Tribeca Film Institute has selected 13 finalists from a pool of 115 submissions from New York City to screen at their annual “Our City, My Story” showcase on May 5 during the 2019 Tribeca Film Festival.
Each film focuses on New York City through the perspective of a filmmaker 21 years old or younger in the categories of animation, documentary, experimental, and narrative. Immediately following the screening one winning film will be announced in each category.
“Film is one of the most pervasive mediums of today and I strongly feel we must nurture both authenticity of expression and innovation. In our thick cultural times of 2019, it’s imperative we give young voices a platform to be heard–without pushing our agenda,” said Lily Baldwin, “Our City, My Story” juror. “The brazen and young individuals of NYC are the future and we must listen. For all of these reasons, it’s been an utter honor to jury for TFI’s Our City, My Story, a program that boldly supports all of the above.”
“A Lost Voice”
Directed by Jacob Lam
Early in his life, Jacob experienced a move across the world that caused him to lose sight of himself. He embarks on a journey to discover what it means to be Chinese-American.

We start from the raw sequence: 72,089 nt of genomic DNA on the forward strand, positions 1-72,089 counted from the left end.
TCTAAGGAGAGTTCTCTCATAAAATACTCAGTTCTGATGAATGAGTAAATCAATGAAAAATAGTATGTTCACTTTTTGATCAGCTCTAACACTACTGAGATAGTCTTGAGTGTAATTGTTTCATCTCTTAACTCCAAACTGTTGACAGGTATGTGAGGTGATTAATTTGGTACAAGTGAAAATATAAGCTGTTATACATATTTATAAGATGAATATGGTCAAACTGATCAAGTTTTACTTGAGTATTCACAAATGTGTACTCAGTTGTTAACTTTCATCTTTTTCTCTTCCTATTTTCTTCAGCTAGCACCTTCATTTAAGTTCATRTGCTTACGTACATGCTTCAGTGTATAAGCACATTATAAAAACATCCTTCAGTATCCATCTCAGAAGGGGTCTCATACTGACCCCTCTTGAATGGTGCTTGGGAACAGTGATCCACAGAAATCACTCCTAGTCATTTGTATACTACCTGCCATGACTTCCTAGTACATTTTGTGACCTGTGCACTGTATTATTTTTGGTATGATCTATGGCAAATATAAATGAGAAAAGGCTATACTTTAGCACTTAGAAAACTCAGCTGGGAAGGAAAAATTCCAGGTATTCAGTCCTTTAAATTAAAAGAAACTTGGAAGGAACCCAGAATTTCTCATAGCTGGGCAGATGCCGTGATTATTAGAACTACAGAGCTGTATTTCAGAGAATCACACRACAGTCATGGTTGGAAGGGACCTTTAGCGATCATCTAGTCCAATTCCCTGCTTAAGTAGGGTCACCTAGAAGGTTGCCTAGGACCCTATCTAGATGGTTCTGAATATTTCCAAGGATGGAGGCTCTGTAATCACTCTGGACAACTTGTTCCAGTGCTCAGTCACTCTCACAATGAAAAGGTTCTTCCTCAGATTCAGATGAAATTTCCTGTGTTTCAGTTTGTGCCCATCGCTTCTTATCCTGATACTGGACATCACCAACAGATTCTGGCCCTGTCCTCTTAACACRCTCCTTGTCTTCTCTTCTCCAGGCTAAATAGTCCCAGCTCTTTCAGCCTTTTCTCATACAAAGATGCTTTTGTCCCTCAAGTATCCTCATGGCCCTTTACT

“The Meet Cute”
Directed by Rae Powers
A pair of shoes named Chuck that is dealing with a recent heartbreak after he receives a note from his ex-girlfriend, Madden.
Directed by Bridget Ashville
Mr. Raymond, a creature of habit, changes up his usual drink and finds himself on an unpredictable adventure.
“Bravo: A Work in Progress”
Directed by Jonah Bravo
The A-Type, quirky and romantic, Jonah examines himself as a young filmmaker and what it will take to achieve his ambition of becoming a successful artist.
“School House Glock”
Directed by Jasmine Lecount-McClanahan, Alex Tzanis, Mya Qualls and Donezsah Browne
A documentary that explores how mass shootings have spread to American schools and what young activists are doing to feel safe.
Directed by William Mun
Follow Pastor Abraham Jong Choi as he shares his commitment to his ministry and seoye, Korean calligraphy.
Directed by Nadir Hepburn
Obesity, diabetes, heart disease, and cancer all have one thing in common – they plague minority communities, where eating healthy has become a new segregation.
Directed by Emilie Hanson
A short experimental film about overcoming social anxiety and becoming invisible.
Directed by Veronica Alvarez
A young cynic ponders his pessimistic views when he meets a young girl.
“I’m Glad it was You”
Directed by Laine Elliott
A couple tells the story of their relationship and their promises for the future.
“The Art of Parenting”
Directed by Aliyah Warr
High school student Lola juggles school and parenting her addicted mom all while trying to get herself into college.
Directed by Chaoming Xue
The friendship of two young skateboarders is tested when one of them runs into his longtime crush.
Directed by Camryn Mina
After returning home from weight loss camp, a young girl struggles to accept her body image while navigating relationships.